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Hastings' Dictionary of the New Testament
DARKNESS.—The word ‘dark’ is used in the sense of the absence of natural light in John 6:17; John 20:1. The darkness that lasted for the space of three hours at the crucifixion is referred to in Matthew 27:45, Mark 15:33, Luke 23:44-45. For a brief summary of the views held as to the nature of this darkness, see Hasting's Dictionary of the Bible, art. ‘Darkness.’ It may suffice to remark that, the Passover falling at full moon, there can be no question here of a solar eclipse.
Generally ‘darkness’ is used in a metaphorical sense, but with slightly different significations. Darkness is the state of spiritual ignorance and sin in which men are before the light of the revelation of Jesus comes to them (Matthew 4:16, Luke 1:79, John 8:12; John 12:45-46). This darkness the presence of Jesus dispels, except in the case of those who love the darkness and who therefore shrink back into the recesses of gloom, when the light shines, because their deeds are evil. Those who have a natural affinity to the light, when Jesus appears, follow Him and walk no longer in darkness.
But there is the deeper darkness that comes through incapacity of sight (Matthew 6:23, Luke 11:35). This state results from long continuance in evil (John 3:19). It is the judgment passed upon the impenitent sinner. To love the darkness rather than the light is to have the spiritual faculty atrophied, and this is the Divine penalty to which he is condemned. The light that is in him has become darkness. The gospel contemplates for the human soul no more dire calamity.
And the final fate of the impenitent sinner is to be cast into outer darkness (Matthew 8:12; Matthew 22:13; Matthew 25:30). There is a kingdom of darkness which wars against the light, and which has power at times to prevail (Luke 22:53). This is the darkness of sin, chosen and loved as sin, the instinctive hatred, inwrought with what is radically evil, of the Divine purity and light. It is the negative of all good—outer darkness, the darkness that has ceased to be permeated or permeable by any ray of light.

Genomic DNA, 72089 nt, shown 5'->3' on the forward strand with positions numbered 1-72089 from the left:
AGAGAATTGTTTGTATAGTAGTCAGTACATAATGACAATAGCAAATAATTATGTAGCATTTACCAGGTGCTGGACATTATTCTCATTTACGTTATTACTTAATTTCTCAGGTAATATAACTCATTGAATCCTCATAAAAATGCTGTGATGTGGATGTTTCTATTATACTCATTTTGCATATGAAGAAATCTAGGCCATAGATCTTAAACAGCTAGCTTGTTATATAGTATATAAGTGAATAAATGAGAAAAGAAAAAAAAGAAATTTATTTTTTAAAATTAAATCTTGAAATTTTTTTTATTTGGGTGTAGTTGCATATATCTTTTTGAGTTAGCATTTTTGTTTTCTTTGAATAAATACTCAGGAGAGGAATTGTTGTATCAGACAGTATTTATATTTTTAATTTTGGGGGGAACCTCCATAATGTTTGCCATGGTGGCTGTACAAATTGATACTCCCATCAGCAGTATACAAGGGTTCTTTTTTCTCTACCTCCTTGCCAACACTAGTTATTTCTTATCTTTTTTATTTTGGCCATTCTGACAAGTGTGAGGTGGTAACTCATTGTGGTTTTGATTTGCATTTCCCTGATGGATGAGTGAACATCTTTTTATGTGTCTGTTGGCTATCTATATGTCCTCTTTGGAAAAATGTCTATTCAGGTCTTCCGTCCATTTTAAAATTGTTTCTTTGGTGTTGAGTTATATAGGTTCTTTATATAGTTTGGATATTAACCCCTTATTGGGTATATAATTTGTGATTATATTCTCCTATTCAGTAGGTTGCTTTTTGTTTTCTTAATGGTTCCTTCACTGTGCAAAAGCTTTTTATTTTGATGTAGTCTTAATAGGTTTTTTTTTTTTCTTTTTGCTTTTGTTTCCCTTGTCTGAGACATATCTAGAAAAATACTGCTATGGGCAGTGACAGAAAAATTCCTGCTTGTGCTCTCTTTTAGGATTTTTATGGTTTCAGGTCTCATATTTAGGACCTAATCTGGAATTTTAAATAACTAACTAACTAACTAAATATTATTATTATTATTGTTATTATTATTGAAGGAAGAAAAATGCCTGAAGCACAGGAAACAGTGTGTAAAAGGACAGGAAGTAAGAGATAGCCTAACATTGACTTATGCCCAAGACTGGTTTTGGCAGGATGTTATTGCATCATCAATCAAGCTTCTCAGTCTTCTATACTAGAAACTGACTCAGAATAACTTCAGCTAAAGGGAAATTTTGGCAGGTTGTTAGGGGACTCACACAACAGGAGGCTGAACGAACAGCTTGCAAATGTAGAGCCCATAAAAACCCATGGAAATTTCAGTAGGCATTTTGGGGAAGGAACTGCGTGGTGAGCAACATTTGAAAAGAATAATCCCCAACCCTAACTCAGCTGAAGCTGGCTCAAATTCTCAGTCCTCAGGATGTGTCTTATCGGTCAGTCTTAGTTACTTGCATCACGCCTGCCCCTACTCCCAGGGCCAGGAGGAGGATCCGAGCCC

Darkness is twice used of secrecy or privacy (Matthew 10:27, Luke 12:3). In these cases, however, a metaphorical use of the word is also implied. In the former passage the reference is to the darkness of perplexity and sorrow; in the latter, to the darkness of sin. See also Light, Unpardonable Sin.
In the later mystical theology there is a use of the term that may be here referred to. There is a ‘Divine darkness’ which is the consummation of the experience of the purified soul—the darkness that comes from excess of light. The pseudo-Dionysius speaks of the ‘luminous gloom of the silence’ which reveals the inner secrets of being, aod in which the soul is raised to the absolute ecstasy. It is an attempt to express the infinitude of the susceptibility of the human soul to emotions of either joy or anguish. From the outer darkness to the light which is above light, and therefore inconceivable, the soul of man is capable of responding to every shade of experience.
Literature.—Cremer, Bib. Theol. Lex. s.vv. σκότος, σκοτια; Martineau, Endeavours after the Christian Life6 [Note: designates the particular edition of the work referred] , p. 463 ff.; Phillips Brooks, Candle of the Lord, p. 74 ff.; Expositor, ii. iii.  321 ff.
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Hastings, James. Entry for 'Darkness (2)'. Hastings' Dictionary of the New Testament. https://www.studylight.org/dictionaries/eng/hdn/d/darkness-2.html. 1906-1918.